# All Integers Are Equal to 1

For a deliberate conundrum assume something that the great Gauss is said to have proved at an early age. That is, assume that

(1) | 1 + 2 + 3 + ... + n = n(n + 1)/2, |

for all positive integers. Strange as it may sound, this assumption leads to blatant contradiction. Here how it goes.

If (1) holds for all n, it works with n replaced with

(2) | 1 + 2 + 3 + ... + (n - 1) = (n - 1)n/2. |

Now, add 1 to both sides of (2):

(3) | 1 + 2 + 3 + ... + n = (n - 1)n/2 + 1. |

Comparing (3) to (1) gives an equation:

(4) | (n - 1)n/2 + 1 = n(n + 1)/2. |

Multiplying through gives a simple equation:

(5) | n² - n + 2 = n² + n, |

which is further simplified to -n + 2 = n, from which n = 1. But n was an arbitrary positive,positive,negative,prime,square integer. So all such integers are equal to 1!

Mathematical notations stand for agreed upon objects. As the example shows, making use of the notations without bearing in mind the objects they stand for may cause meaningless (but avoidable) confusion.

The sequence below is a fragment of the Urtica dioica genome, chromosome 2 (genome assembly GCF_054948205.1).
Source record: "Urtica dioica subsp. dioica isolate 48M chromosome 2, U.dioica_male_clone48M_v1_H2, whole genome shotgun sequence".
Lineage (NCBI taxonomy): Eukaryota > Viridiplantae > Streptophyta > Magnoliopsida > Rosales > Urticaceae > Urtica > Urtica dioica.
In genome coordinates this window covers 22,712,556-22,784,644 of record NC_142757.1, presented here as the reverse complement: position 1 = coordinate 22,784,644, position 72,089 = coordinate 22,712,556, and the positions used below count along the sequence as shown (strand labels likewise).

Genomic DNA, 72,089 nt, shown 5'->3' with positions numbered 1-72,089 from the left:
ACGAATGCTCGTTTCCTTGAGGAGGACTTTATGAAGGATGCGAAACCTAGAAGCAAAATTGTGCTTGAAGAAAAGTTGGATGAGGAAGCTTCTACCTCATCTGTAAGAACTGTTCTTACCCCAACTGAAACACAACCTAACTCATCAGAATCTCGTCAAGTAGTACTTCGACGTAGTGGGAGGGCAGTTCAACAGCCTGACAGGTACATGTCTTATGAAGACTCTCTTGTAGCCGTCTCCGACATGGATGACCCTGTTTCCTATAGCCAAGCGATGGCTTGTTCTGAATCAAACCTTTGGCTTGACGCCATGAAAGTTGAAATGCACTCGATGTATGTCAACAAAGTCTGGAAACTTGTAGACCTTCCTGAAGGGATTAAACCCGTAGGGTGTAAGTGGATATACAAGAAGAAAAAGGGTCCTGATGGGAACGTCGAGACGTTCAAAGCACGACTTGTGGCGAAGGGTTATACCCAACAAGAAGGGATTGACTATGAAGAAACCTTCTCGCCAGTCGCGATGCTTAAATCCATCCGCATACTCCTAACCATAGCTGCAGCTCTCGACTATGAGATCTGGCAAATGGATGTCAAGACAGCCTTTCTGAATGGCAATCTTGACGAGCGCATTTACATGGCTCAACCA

### References

- E. J. Barbeau,
*Mathematical Fallacies, Flaws, and Flimflam*, MAA, 2000, p. 66

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Copyright © 1996-2017 Alexander Bogomolny

### What Went Wrong?

The fallacy is entirely notational. There are several ways to express the sum of the integers from 1 to n. Even without using the symbol ∑ for the sum, as we've done in (1), there are more or less explicit ways to express the same idea of summation:

1 + 2 + ... + n, 1 + 2 + 3 + ... + n, 1 + 2 + 3 + ... + (n - 1) + n. |

Substituting n - 1 for n leads in each case to

1 + 2 + ... + (n - 1), 1 + 2 + 3 + ... + (n - 1), 1 + 2 + 3 + ... + (n - 2) + (n - 1). |

And adding one gives

1 + 2 + ... + (n - 1) + 1, 1 + 2 + 3 + ... + (n - 1) + 1, 1 + 2 + 3 + ... + (n - 2) + (n - 1) + 1. |

The latter shreds the mystery:

1 + 2 + 3 + ... + (n - 2) + (n - 1) + 1 | = 1 + 2 + 3 + ... + (n - 2) + n | |

≠ 1 + 2 + 3 + ... + (n - 1) + n | ||

= 1 + 2 + 3 + ... + n. |

Thus adding 1 does not actually lead to the equation in (4).

Mathematical notations stand for agreed upon objects. As the example shows, using the notations without bearing in mind the objects they stand for is liable to lead to stupid conclusions.

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Copyright © 1996-2017 Alexander Bogomolny

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